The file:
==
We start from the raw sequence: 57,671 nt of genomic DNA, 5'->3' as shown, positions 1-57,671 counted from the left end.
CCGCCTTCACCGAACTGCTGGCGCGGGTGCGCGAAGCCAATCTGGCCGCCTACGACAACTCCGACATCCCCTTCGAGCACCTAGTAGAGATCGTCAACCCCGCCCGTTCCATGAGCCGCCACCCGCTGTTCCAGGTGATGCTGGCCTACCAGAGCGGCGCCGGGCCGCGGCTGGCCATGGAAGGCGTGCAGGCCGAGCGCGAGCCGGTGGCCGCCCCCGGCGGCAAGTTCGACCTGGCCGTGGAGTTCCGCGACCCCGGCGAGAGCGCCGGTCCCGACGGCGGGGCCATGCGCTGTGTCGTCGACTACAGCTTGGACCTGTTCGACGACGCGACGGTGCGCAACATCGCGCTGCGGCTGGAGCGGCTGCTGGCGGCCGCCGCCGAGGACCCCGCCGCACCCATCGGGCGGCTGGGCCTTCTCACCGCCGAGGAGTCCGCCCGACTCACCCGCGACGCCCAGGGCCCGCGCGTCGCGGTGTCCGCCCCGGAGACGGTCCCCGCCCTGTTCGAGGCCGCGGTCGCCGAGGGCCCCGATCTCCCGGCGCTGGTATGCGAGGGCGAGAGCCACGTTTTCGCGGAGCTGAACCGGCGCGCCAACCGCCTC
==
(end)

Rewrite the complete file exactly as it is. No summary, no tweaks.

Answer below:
We start from the raw sequence: 57,671 nt of genomic DNA, 5'->3' as shown, positions 1-57,671 counted from the left end.
CCGCCTTCACCGAACTGCTGGCGCGGGTGCGCGAAGCCAATCTGGCCGCCTACGACAACTCCGACATCCCCTTCGAGCACCTAGTAGAGATCGTCAACCCCGCCCGTTCCATGAGCCGCCACCCGCTGTTCCAGGTGATGCTGGCCTACCAGAGCGGCGCCGGGCCGCGGCTGGCCATGGAAGGCGTGCAGGCCGAGCGCGAGCCGGTGGCCGCCCCCGGCGGCAAGTTCGACCTGGCCGTGGAGTTCCGCGACCCCGGCGAGAGCGCCGGTCCCGACGGCGGGGCCATGCGCTGTGTCGTCGACTACAGCTTGGACCTGTTCGACGACGCGACGGTGCGCAACATCGCGCTGCGGCTGGAGCGGCTGCTGGCGGCCGCCGCCGAGGACCCCGCCGCACCCATCGGGCGGCTGGGCCTTCTCACCGCCGAGGAGTCCGCCCGACTCACCCGCGACGCCCAGGGCCCGCGCGTCGCGGTGTCCGCCCCGGAGACGGTCCCCGCCCTGTTCGAGGCCGCGGTCGCCGAGGGCCCCGATCTCCCGGCGCTGGTATGCGAGGGCGAGAGCCACGTTTTCGCGGAGCTGAACCGGCGCGCCAACCGCCTC